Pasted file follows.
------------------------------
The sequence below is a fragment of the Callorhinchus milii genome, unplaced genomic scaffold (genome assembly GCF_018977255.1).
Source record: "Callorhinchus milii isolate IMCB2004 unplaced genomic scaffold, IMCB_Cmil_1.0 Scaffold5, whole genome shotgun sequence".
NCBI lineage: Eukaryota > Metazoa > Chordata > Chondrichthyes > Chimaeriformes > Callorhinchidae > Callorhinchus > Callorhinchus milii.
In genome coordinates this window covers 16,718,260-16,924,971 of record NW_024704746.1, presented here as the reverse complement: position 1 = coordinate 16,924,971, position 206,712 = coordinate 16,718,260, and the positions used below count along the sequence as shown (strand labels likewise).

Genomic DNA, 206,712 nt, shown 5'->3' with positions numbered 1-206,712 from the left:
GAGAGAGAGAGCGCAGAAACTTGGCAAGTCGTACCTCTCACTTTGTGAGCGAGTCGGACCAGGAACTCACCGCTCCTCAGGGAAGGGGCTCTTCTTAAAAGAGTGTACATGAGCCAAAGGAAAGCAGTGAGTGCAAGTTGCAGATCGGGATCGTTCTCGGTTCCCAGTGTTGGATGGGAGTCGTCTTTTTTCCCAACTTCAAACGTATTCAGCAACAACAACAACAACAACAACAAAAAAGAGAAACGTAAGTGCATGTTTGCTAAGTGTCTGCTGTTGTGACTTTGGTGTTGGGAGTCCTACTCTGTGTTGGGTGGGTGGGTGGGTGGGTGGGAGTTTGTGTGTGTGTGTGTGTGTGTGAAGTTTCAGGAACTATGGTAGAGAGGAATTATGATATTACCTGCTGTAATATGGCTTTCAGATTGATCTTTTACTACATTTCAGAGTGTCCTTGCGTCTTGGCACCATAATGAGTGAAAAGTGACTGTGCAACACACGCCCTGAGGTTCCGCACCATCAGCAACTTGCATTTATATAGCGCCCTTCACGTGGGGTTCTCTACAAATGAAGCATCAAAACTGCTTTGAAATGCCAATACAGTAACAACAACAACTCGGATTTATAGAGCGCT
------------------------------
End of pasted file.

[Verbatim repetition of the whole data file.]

The sequence below is a fragment of the Callorhinchus milii genome, unplaced genomic scaffold (genome assembly GCF_018977255.1).
Source record: "Callorhinchus milii isolate IMCB2004 unplaced genomic scaffold, IMCB_Cmil_1.0 Scaffold5, whole genome shotgun sequence".
NCBI lineage: Eukaryota > Metazoa > Chordata > Chondrichthyes > Chimaeriformes > Callorhinchidae > Callorhinchus > Callorhinchus milii.
In genome coordinates this window covers 16,718,260-16,924,971 of record NW_024704746.1, presented here as the reverse complement: position 1 = coordinate 16,924,971, position 206,712 = coordinate 16,718,260, and the positions used below count along the sequence as shown (strand labels likewise).

Genomic DNA, 206,712 nt, shown 5'->3' with positions numbered 1-206,712 from the left:
GAGAGAGAGAGCGCAGAAACTTGGCAAGTCGTACCTCTCACTTTGTGAGCGAGTCGGACCAGGAACTCACCGCTCCTCAGGGAAGGGGCTCTTCTTAAAAGAGTGTACATGAGCCAAAGGAAAGCAGTGAGTGCAAGTTGCAGATCGGGATCGTTCTCGGTTCCCAGTGTTGGATGGGAGTCGTCTTTTTTCCCAACTTCAAACGTATTCAGCAACAACAACAACAACAACAACAAAAAAGAGAAACGTAAGTGCATGTTTGCTAAGTGTCTGCTGTTGTGACTTTGGTGTTGGGAGTCCTACTCTGTGTTGGGTGGGTGGGTGGGTGGGTGGGAGTTTGTGTGTGTGTGTGTGTGTGTGAAGTTTCAGGAACTATGGTAGAGAGGAATTATGATATTACCTGCTGTAATATGGCTTTCAGATTGATCTTTTACTACATTTCAGAGTGTCCTTGCGTCTTGGCACCATAATGAGTGAAAAGTGACTGTGCAACACACGCCCTGAGGTTCCGCACCATCAGCAACTTGCATTTATATAGCGCCCTTCACGTGGGGTTCTCTACAAATGAAGCATCAAAACTGCTTTGAAATGCCAATACAGTAACAACAACAACTCGGATTTATAGAGCGCT